Editorial: Medford needs to find its own solutions

The Medford City Council, presented with an opportunity to expand on so-far successful efforts to shelter homeless people, is reluctant to act. Councilors should get past that reluctance and look for reasons to say yes.

The council did agree to continue studying the issue, but only on condition that the city reach out to other cities and the county and encourage them to join in the effort to provide temporary housing. That would be helpful, but the problem is largely concentrated in Medford, which is the largest city in the county and has the services low-income people need. Meanwhile, the efforts that have been made are showing some success.

Councilor Dick Gordon objected to “warehousing people” without rehabilitation efforts, but the advocacy group Rogue Retreat says it already has moved some people into permanent housing since the tiny-house development called Hope Village opened, including one couple who moved into an apartment just last week. At the Kelly Shelter, which provides overnight shelter in the winter months in the First United Methodist Church basement, 34 people found more permanent situations during the three months it was open. In addition, the Medford Police Department reports conflicts between homeless people and downtown businesses saw a significant drop during that period.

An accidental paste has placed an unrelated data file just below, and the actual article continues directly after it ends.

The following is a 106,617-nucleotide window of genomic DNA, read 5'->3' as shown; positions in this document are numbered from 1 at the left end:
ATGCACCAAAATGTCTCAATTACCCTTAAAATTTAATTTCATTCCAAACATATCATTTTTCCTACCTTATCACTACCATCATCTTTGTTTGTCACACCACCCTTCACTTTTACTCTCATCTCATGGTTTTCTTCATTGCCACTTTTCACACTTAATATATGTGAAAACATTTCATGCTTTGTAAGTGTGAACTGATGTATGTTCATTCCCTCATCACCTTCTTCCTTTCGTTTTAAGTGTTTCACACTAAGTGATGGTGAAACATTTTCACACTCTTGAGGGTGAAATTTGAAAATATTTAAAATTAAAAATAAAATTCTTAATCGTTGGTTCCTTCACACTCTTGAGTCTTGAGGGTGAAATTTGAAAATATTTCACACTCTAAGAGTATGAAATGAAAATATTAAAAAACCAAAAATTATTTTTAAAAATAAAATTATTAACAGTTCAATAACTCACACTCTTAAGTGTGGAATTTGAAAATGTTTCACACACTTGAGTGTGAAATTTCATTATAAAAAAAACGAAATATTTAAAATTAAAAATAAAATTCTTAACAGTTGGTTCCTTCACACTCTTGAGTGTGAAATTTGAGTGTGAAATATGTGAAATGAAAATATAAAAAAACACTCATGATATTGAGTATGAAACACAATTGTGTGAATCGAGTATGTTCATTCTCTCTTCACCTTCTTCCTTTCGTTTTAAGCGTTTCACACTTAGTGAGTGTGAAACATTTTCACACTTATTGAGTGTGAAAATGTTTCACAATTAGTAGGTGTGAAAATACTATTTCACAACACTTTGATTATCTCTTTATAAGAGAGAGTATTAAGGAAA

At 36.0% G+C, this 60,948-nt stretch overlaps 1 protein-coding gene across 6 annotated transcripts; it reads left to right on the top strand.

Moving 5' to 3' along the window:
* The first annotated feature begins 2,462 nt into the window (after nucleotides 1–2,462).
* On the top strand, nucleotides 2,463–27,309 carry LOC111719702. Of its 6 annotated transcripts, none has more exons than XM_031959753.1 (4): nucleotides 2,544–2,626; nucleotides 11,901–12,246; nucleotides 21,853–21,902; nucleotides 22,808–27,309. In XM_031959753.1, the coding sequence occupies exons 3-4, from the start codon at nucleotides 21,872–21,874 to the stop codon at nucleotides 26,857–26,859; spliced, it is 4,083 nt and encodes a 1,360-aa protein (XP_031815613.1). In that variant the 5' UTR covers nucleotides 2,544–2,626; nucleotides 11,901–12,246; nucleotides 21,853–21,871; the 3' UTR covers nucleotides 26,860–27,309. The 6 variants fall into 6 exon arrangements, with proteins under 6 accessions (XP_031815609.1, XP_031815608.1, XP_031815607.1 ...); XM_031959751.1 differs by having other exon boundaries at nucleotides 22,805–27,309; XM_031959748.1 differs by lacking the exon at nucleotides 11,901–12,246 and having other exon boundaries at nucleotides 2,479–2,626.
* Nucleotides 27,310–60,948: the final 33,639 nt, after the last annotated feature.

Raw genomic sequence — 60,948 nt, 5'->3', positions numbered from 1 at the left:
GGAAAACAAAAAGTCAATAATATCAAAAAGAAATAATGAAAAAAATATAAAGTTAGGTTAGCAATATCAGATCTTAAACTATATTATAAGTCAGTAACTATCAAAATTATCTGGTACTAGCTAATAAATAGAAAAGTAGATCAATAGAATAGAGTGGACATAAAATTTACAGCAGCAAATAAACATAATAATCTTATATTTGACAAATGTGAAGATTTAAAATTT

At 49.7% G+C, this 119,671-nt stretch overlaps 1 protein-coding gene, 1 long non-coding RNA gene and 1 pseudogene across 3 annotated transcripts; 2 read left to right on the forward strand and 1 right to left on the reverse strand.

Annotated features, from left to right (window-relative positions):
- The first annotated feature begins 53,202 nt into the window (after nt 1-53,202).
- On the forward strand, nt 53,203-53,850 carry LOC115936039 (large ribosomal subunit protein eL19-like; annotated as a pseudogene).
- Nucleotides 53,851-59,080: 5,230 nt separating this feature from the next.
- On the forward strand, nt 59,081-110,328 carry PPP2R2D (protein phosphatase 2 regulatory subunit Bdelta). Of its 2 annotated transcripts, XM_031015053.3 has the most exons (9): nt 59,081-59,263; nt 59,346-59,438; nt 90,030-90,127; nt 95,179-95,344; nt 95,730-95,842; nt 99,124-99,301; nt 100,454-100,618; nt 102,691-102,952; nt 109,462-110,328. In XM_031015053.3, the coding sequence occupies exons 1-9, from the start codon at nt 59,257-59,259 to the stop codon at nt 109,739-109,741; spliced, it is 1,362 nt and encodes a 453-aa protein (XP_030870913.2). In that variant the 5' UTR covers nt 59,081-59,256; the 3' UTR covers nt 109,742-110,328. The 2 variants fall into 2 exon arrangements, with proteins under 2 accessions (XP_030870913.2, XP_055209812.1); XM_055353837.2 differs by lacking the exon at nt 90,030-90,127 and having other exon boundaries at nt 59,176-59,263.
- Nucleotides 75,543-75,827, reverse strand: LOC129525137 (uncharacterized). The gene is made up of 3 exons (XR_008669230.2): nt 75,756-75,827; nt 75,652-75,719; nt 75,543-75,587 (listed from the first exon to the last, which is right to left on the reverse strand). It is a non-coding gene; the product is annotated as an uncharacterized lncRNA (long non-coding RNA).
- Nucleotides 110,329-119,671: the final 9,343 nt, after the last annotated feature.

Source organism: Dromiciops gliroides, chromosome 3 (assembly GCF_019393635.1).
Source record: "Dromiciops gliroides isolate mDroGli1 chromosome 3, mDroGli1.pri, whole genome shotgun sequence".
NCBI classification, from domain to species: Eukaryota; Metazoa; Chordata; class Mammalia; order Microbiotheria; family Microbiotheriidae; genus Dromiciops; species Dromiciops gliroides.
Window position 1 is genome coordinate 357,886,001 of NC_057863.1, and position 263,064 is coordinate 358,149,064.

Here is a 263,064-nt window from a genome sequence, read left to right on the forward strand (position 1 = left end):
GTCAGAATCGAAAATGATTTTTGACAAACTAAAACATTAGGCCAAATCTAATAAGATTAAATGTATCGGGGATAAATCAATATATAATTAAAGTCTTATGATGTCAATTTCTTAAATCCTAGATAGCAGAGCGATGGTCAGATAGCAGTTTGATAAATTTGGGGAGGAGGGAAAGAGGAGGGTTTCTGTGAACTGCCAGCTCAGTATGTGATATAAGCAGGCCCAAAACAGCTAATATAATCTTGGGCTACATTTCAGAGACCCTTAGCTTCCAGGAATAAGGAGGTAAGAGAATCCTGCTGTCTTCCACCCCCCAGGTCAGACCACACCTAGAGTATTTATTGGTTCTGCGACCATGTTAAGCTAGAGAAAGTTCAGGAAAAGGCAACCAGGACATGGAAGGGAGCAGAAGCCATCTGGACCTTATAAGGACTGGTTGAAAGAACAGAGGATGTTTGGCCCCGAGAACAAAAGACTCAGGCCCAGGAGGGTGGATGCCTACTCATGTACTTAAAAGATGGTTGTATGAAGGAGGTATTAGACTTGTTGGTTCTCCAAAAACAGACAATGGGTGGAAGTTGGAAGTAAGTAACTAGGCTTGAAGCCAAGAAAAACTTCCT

One option before the council is to create more tiny-house developments like Hope Village, which consists of 14 tiny houses in west Medford. State law allows a city to have two urban campgrounds that don’t provide water, sewer and electrical connections to dwelling units, and city officials are concerned that, because Hope Village occupies two separate parcels, that might rule out a second location. That seems like a technicality that shouldn’t preclude another development, but if it is an obstacle, local legislators should fix it at the earliest opportunity.

Other options involve tent or yurt villages. Those present problems of their own, chief among them being location and proximity to residential neighborhoods. None of the obstacles are insurmountable, if city leaders commit to making solutions happen.

If the county and other cities choose to participate in finding ways to provide shelter, so much the better. But that shouldn’t be a prerequisite for Medford taking action on what is clearly its own problem.

If the City Council spends less time worrying about what other cities and the county are or aren’t doing to house the homeless and more time doing more of what is already working, the community — and the homeless — will be better off.

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